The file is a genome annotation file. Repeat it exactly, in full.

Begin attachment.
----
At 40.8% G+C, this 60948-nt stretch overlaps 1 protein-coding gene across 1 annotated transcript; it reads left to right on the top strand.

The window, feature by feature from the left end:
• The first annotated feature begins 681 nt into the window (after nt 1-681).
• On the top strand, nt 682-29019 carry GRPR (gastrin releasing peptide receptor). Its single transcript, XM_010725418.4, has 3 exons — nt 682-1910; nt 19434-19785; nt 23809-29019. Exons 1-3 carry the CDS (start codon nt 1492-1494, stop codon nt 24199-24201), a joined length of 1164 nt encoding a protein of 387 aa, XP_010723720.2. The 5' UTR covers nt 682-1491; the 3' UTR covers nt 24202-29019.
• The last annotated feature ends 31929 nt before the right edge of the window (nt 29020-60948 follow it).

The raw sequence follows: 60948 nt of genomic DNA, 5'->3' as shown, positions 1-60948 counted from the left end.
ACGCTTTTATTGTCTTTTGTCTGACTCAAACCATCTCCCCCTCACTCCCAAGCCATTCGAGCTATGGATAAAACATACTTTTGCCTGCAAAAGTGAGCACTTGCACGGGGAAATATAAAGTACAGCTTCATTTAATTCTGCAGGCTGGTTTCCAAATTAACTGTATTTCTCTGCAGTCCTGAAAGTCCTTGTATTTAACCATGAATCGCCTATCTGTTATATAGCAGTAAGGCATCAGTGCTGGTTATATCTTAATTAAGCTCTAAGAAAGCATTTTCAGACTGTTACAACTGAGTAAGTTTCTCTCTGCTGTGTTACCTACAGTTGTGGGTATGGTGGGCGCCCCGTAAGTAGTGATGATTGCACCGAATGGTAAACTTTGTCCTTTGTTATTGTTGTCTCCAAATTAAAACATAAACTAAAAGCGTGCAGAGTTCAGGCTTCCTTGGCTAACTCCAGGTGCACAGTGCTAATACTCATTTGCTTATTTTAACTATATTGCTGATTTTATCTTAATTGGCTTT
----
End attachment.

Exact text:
At 40.8% G+C, this 60948-nt stretch overlaps 1 protein-coding gene across 1 annotated transcript; it reads left to right on the top strand.

The window, feature by feature from the left end:
• The first annotated feature begins 681 nt into the window (after nt 1-681).
• On the top strand, nt 682-29019 carry GRPR (gastrin releasing peptide receptor). Its single transcript, XM_010725418.4, has 3 exons — nt 682-1910; nt 19434-19785; nt 23809-29019. Exons 1-3 carry the CDS (start codon nt 1492-1494, stop codon nt 24199-24201), a joined length of 1164 nt encoding a protein of 387 aa, XP_010723720.2. The 5' UTR covers nt 682-1491; the 3' UTR covers nt 24202-29019.
• The last annotated feature ends 31929 nt before the right edge of the window (nt 29020-60948 follow it).

The raw sequence follows: 60948 nt of genomic DNA, 5'->3' as shown, positions 1-60948 counted from the left end.
ACGCTTTTATTGTCTTTTGTCTGACTCAAACCATCTCCCCCTCACTCCCAAGCCATTCGAGCTATGGATAAAACATACTTTTGCCTGCAAAAGTGAGCACTTGCACGGGGAAATATAAAGTACAGCTTCATTTAATTCTGCAGGCTGGTTTCCAAATTAACTGTATTTCTCTGCAGTCCTGAAAGTCCTTGTATTTAACCATGAATCGCCTATCTGTTATATAGCAGTAAGGCATCAGTGCTGGTTATATCTTAATTAAGCTCTAAGAAAGCATTTTCAGACTGTTACAACTGAGTAAGTTTCTCTCTGCTGTGTTACCTACAGTTGTGGGTATGGTGGGCGCCCCGTAAGTAGTGATGATTGCACCGAATGGTAAACTTTGTCCTTTGTTATTGTTGTCTCCAAATTAAAACATAAACTAAAAGCGTGCAGAGTTCAGGCTTCCTTGGCTAACTCCAGGTGCACAGTGCTAATACTCATTTGCTTATTTTAACTATATTGCTGATTTTATCTTAATTGGCTTT